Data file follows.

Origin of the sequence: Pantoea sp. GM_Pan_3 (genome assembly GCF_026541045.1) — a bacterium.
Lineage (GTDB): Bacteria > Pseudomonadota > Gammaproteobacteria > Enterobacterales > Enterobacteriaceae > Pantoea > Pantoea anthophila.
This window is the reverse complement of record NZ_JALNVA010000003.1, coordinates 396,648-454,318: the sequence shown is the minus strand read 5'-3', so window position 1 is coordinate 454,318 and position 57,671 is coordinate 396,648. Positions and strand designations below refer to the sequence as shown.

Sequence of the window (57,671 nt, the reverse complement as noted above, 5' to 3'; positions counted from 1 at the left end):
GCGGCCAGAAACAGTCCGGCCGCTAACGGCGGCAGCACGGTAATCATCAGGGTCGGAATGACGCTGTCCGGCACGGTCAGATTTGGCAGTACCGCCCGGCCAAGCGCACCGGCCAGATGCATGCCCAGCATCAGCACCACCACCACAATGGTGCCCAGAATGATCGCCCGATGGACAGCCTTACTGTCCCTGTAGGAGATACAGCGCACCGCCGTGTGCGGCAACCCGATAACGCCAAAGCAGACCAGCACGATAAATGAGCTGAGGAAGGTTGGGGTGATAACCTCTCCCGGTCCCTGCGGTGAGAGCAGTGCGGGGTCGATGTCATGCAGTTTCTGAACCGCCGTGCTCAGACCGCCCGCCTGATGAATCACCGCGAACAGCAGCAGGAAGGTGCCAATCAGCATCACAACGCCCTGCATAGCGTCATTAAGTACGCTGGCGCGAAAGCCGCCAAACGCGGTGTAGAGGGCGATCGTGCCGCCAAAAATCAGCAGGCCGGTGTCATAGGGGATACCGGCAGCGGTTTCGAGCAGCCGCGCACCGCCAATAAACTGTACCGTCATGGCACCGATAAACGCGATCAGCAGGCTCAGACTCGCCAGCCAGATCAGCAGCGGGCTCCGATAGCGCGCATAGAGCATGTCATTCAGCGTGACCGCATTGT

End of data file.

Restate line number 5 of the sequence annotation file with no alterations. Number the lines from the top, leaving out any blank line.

GCGGCCAGAAACAGTCCGGCCGCTAACGGCGGCAGCACGGTAATCATCAGGGTCGGAATGACGCTGTCCGGCACGGTCAGATTTGGCAGTACCGCCCGGCCAAGCGCACCGGCCAGATGCATGCCCAGCATCAGCACCACCACCACAATGGTGCCCAGAATGATCGCCCGATGGACAGCCTTACTGTCCCTGTAGGAGATACAGCGCACCGCCGTGTGCGGCAACCCGATAACGCCAAAGCAGACCAGCACGATAAATGAGCTGAGGAAGGTTGGGGTGATAACCTCTCCCGGTCCCTGCGGTGAGAGCAGTGCGGGGTCGATGTCATGCAGTTTCTGAACCGCCGTGCTCAGACCGCCCGCCTGATGAATCACCGCGAACAGCAGCAGGAAGGTGCCAATCAGCATCACAACGCCCTGCATAGCGTCATTAAGTACGCTGGCGCGAAAGCCGCCAAACGCGGTGTAGAGGGCGATCGTGCCGCCAAAAATCAGCAGGCCGGTGTCATAGGGGATACCGGCAGCGGTTTCGAGCAGCCGCGCACCGCCAATAAACTGTACCGTCATGGCACCGATAAACGCGATCAGCAGGCTCAGACTCGCCAGCCAGATCAGCAGCGGGCTCCGATAGCGCGCATAGAGCATGTCATTCAGCGTGACCGCATTGT